VIAA provides legal services for survivors of torture. Most of VIAA’s asylum cases involve survivors of torture.
The New England Survivors of Torture and Trauma (NESTT) program was designed to coordinate and meet the psychological, legal, social, and physical needs of survivors of torture and their families/communities. The NESTT program represents a direct partnership between psychological (Connecting Cultures and the Behaviorial Therapy and Psychotherapy Center at the University of Vermont) and legal (Vermont Immigration and Asylum Advocates) services. The overall goal is to provide a ‘nest’ in which survivors of torture receive holistic, integrated and effective services in a culturally relevant, client centered context.
For survivors of torture who are in need of legal protection in the US, the stress of navigating the complex and unpredictable US asylum and immigration system is compounded by past traumas, fears of authority figures, recounting painful stories over and over, and the uncertainty of the outcome of an asylum claim.
The Immigration and Nationality Act states that a person is eligible for a discretionary grant of asylum (INA §208, 8 U.S.C.§1158) if they have suffered past persecution or have a well founded fear of future persecution on account of their race, religion, nationality, membership in a particular social group, or political opinion. However, the legal process to gain protection through asylum is extremely difficult to navigate.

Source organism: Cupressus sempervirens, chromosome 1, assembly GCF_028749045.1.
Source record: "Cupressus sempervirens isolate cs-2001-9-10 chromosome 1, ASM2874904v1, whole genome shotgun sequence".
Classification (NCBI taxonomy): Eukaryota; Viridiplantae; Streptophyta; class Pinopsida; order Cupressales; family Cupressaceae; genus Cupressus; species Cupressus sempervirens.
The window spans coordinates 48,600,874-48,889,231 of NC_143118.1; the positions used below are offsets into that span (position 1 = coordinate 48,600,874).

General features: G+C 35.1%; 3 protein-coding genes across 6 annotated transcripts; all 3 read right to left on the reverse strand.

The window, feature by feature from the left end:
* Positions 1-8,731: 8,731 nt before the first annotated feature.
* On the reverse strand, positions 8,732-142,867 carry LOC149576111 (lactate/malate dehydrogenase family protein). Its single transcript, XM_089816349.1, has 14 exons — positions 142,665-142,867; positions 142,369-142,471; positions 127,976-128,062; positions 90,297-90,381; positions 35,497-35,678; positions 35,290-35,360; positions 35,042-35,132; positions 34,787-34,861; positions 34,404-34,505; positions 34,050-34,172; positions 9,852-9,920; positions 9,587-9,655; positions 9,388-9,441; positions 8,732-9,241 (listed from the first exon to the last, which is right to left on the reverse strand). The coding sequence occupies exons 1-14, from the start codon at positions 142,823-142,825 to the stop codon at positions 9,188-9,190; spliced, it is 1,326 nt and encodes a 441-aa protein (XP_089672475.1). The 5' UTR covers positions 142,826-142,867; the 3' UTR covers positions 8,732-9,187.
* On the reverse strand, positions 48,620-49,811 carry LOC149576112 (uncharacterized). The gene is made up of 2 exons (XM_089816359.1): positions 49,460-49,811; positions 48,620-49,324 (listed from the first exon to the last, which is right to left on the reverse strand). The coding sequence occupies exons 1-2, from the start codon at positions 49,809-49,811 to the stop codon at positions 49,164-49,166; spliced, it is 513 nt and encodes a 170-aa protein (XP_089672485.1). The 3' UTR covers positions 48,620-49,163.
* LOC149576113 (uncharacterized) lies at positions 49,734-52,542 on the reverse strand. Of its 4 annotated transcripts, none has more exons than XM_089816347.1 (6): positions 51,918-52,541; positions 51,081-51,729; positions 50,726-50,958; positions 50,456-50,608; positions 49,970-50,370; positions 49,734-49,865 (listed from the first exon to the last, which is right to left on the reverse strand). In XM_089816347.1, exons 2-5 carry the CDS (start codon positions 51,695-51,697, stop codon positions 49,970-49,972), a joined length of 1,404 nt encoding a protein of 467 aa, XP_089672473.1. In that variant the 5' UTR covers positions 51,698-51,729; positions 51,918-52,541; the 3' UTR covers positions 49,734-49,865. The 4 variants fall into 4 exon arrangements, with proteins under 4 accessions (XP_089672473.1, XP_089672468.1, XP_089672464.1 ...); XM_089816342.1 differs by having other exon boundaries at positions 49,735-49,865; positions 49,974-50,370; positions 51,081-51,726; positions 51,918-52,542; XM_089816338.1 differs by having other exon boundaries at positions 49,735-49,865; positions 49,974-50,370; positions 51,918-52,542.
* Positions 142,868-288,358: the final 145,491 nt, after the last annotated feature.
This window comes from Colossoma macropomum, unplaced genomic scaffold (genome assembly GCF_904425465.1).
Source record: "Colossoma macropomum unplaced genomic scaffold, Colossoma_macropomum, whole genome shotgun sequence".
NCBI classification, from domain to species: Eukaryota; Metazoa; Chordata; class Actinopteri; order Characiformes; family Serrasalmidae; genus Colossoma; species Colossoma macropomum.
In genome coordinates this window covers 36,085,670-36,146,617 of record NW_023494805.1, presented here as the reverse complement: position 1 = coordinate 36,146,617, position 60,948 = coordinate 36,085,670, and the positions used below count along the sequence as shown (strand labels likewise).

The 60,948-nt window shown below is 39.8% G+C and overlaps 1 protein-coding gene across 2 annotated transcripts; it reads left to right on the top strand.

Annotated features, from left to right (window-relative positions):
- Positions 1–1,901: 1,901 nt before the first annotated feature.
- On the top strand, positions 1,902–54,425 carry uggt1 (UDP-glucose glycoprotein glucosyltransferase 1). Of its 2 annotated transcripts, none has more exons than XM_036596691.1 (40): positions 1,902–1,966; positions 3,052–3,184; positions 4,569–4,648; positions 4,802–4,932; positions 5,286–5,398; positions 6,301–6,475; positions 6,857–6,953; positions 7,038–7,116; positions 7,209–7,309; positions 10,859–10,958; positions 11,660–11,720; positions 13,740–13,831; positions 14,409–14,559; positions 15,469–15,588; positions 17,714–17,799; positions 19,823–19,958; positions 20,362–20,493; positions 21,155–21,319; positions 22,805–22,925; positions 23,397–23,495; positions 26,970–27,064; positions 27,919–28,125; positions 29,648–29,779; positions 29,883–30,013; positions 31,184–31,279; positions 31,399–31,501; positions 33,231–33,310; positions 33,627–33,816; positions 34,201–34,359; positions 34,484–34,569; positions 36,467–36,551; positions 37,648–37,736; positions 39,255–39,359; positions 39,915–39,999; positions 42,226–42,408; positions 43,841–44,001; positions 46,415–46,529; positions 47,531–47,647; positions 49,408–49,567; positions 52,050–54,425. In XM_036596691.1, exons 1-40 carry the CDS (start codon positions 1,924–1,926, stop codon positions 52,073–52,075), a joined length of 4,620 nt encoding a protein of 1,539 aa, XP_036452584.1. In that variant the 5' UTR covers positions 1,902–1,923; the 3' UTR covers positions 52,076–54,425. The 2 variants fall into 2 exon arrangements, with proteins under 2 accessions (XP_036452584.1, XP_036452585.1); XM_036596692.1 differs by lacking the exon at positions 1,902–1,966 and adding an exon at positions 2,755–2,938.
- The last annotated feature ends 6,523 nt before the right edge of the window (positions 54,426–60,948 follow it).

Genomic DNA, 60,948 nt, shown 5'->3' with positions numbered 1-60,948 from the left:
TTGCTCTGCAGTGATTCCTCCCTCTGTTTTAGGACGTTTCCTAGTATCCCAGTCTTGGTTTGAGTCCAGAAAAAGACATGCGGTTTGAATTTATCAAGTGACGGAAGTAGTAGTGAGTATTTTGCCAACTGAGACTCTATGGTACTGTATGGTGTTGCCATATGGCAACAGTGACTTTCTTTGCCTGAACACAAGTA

The US Government Accountability Office (GAO) reports that the chance for a favorable outcome in an affirmative asylum claim increases from 12% for cases that are unrepresented to 39% for cases that are represented by a lawyer or a legal advocate (GAO report on US Asylum System, September, 2008). Therefore, the assistance of expert legal services, such as those that VIAA provides, is especially crucial for asylum applicants in achieving a successful outcome in their petition for asylum, and ultimately protection in the United States.
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